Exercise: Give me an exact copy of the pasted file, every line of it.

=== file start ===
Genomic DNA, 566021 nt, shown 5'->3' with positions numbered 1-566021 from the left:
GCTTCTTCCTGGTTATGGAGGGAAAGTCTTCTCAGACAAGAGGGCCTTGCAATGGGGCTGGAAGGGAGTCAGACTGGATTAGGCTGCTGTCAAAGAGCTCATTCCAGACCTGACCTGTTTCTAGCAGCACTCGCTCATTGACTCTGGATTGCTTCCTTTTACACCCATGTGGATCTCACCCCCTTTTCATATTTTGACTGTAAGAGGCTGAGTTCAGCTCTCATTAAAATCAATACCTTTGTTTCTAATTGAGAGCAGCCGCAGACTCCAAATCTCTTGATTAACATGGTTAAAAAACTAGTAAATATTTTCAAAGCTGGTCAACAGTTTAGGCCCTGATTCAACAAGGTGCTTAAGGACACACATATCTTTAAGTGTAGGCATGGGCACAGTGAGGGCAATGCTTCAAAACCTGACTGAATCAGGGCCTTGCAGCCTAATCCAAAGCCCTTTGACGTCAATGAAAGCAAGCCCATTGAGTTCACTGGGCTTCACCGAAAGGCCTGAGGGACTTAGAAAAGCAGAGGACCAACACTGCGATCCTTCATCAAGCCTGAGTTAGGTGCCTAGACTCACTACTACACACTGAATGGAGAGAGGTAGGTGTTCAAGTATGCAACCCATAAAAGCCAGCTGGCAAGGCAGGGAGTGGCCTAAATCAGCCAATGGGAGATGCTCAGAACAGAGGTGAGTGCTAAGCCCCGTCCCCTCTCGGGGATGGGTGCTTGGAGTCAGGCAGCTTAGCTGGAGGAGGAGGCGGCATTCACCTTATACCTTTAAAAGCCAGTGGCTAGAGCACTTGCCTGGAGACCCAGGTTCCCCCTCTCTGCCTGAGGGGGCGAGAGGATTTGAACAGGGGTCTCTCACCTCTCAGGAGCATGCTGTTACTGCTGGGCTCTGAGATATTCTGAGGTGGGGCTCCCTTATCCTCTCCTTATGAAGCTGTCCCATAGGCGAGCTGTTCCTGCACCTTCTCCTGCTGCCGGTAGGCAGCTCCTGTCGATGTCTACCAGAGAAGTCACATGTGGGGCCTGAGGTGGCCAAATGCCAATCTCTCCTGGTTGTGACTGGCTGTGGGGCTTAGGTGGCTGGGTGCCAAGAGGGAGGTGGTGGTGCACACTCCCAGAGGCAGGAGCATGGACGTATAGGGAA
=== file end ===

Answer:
Genomic DNA, 566021 nt, shown 5'->3' with positions numbered 1-566021 from the left:
GCTTCTTCCTGGTTATGGAGGGAAAGTCTTCTCAGACAAGAGGGCCTTGCAATGGGGCTGGAAGGGAGTCAGACTGGATTAGGCTGCTGTCAAAGAGCTCATTCCAGACCTGACCTGTTTCTAGCAGCACTCGCTCATTGACTCTGGATTGCTTCCTTTTACACCCATGTGGATCTCACCCCCTTTTCATATTTTGACTGTAAGAGGCTGAGTTCAGCTCTCATTAAAATCAATACCTTTGTTTCTAATTGAGAGCAGCCGCAGACTCCAAATCTCTTGATTAACATGGTTAAAAAACTAGTAAATATTTTCAAAGCTGGTCAACAGTTTAGGCCCTGATTCAACAAGGTGCTTAAGGACACACATATCTTTAAGTGTAGGCATGGGCACAGTGAGGGCAATGCTTCAAAACCTGACTGAATCAGGGCCTTGCAGCCTAATCCAAAGCCCTTTGACGTCAATGAAAGCAAGCCCATTGAGTTCACTGGGCTTCACCGAAAGGCCTGAGGGACTTAGAAAAGCAGAGGACCAACACTGCGATCCTTCATCAAGCCTGAGTTAGGTGCCTAGACTCACTACTACACACTGAATGGAGAGAGGTAGGTGTTCAAGTATGCAACCCATAAAAGCCAGCTGGCAAGGCAGGGAGTGGCCTAAATCAGCCAATGGGAGATGCTCAGAACAGAGGTGAGTGCTAAGCCCCGTCCCCTCTCGGGGATGGGTGCTTGGAGTCAGGCAGCTTAGCTGGAGGAGGAGGCGGCATTCACCTTATACCTTTAAAAGCCAGTGGCTAGAGCACTTGCCTGGAGACCCAGGTTCCCCCTCTCTGCCTGAGGGGGCGAGAGGATTTGAACAGGGGTCTCTCACCTCTCAGGAGCATGCTGTTACTGCTGGGCTCTGAGATATTCTGAGGTGGGGCTCCCTTATCCTCTCCTTATGAAGCTGTCCCATAGGCGAGCTGTTCCTGCACCTTCTCCTGCTGCCGGTAGGCAGCTCCTGTCGATGTCTACCAGAGAAGTCACATGTGGGGCCTGAGGTGGCCAAATGCCAATCTCTCCTGGTTGTGACTGGCTGTGGGGCTTAGGTGGCTGGGTGCCAAGAGGGAGGTGGTGGTGCACACTCCCAGAGGCAGGAGCATGGACGTATAGGGAA